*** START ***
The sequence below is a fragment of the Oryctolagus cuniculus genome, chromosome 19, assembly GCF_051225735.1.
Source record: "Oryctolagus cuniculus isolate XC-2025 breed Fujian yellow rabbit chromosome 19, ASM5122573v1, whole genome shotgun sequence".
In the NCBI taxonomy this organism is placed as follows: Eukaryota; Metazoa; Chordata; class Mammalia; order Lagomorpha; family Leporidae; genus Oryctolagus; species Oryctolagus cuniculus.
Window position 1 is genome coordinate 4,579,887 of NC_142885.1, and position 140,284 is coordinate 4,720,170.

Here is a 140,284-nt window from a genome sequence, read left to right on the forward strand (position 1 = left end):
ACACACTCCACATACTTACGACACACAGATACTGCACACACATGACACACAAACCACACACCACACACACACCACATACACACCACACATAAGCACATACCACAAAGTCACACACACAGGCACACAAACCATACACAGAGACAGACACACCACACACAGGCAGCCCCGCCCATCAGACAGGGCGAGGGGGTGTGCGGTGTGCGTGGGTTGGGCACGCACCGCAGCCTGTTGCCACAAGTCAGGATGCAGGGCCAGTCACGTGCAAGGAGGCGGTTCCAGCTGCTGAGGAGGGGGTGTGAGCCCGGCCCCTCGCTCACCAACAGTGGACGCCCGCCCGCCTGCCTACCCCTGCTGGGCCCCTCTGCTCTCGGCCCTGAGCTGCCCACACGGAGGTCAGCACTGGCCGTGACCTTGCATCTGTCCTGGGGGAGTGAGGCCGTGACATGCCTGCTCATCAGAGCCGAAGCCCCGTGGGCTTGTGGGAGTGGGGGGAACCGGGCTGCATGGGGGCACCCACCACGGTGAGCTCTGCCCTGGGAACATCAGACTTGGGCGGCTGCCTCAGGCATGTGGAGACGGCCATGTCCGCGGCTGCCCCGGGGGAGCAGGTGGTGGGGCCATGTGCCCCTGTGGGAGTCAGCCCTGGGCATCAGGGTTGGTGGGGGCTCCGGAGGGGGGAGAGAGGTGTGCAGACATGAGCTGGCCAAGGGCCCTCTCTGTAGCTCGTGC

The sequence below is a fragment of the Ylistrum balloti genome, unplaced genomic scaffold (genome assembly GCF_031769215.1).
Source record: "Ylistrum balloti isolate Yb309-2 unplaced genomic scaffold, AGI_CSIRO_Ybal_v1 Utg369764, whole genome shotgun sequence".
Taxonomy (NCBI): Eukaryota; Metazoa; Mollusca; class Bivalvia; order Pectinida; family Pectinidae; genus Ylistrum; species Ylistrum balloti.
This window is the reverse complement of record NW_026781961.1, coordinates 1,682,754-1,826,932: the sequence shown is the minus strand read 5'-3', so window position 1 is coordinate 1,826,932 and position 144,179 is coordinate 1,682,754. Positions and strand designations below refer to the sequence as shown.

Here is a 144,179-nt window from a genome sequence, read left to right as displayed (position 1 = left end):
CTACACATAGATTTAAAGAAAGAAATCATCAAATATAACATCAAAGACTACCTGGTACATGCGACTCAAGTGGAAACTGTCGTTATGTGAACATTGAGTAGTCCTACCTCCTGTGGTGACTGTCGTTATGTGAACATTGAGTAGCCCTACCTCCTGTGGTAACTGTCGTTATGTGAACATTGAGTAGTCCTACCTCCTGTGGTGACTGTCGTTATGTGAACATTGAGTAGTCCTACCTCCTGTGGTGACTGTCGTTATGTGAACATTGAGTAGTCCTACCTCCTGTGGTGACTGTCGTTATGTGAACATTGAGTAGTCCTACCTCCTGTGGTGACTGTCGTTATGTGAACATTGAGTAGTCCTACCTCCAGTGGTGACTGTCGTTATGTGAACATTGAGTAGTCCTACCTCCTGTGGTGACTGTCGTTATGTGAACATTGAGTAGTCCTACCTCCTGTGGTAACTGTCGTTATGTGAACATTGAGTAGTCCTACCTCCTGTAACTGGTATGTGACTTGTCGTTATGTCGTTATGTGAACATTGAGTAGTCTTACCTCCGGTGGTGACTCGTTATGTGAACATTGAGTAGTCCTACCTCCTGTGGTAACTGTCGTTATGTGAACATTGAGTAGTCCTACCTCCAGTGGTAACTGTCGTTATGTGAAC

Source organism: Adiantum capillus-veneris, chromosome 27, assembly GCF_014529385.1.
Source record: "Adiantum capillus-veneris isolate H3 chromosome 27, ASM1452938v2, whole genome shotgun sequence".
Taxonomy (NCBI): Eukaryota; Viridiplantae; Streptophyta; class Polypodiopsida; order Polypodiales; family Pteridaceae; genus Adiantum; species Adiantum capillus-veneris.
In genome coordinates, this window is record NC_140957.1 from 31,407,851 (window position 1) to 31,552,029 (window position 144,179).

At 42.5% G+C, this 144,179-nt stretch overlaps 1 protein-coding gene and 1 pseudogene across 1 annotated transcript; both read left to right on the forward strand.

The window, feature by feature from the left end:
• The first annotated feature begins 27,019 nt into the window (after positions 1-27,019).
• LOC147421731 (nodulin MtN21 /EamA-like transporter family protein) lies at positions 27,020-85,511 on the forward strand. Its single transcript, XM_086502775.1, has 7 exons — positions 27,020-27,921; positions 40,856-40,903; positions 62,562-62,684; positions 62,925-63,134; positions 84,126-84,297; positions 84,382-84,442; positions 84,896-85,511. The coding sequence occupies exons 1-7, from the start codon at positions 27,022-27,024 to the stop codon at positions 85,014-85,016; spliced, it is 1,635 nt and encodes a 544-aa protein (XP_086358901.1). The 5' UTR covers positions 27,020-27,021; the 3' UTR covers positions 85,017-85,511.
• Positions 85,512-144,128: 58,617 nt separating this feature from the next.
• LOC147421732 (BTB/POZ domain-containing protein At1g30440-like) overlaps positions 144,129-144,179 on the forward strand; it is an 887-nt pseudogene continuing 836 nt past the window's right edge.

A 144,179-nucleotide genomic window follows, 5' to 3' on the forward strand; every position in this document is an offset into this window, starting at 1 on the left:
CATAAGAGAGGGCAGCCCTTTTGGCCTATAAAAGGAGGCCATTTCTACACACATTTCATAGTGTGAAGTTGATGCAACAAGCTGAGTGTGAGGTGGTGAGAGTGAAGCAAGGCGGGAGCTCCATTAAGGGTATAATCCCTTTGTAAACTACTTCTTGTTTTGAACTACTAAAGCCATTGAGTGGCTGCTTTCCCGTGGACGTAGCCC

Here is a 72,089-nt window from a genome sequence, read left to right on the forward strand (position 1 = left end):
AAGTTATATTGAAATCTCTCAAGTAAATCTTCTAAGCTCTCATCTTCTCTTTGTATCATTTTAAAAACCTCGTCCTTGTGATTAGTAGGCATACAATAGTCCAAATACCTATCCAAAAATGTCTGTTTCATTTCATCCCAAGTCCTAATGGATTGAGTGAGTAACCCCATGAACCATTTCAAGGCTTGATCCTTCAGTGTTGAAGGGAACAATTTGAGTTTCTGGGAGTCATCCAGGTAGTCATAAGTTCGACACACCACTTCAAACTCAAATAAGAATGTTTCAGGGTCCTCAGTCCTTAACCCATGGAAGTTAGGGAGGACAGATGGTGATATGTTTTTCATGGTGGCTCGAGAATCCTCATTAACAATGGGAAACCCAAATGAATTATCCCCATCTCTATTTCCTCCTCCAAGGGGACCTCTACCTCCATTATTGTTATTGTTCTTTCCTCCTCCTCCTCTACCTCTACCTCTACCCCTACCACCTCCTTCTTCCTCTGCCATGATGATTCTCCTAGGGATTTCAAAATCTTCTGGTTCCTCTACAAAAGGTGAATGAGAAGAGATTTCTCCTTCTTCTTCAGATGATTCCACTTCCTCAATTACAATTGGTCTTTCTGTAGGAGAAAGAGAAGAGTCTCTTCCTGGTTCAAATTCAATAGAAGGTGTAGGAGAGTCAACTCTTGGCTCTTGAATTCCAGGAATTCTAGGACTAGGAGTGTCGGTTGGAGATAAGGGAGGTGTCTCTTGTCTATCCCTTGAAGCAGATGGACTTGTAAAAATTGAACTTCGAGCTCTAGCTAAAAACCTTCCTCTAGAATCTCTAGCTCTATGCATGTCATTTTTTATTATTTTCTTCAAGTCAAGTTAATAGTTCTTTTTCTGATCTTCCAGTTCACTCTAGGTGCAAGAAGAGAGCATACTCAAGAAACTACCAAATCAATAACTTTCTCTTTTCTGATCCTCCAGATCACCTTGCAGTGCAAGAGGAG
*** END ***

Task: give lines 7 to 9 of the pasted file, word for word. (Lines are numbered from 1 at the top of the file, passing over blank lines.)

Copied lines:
The sequence below is a fragment of the Ylistrum balloti genome, unplaced genomic scaffold (genome assembly GCF_031769215.1).
Source record: "Ylistrum balloti isolate Yb309-2 unplaced genomic scaffold, AGI_CSIRO_Ybal_v1 Utg369764, whole genome shotgun sequence".
Taxonomy (NCBI): Eukaryota; Metazoa; Mollusca; class Bivalvia; order Pectinida; family Pectinidae; genus Ylistrum; species Ylistrum balloti.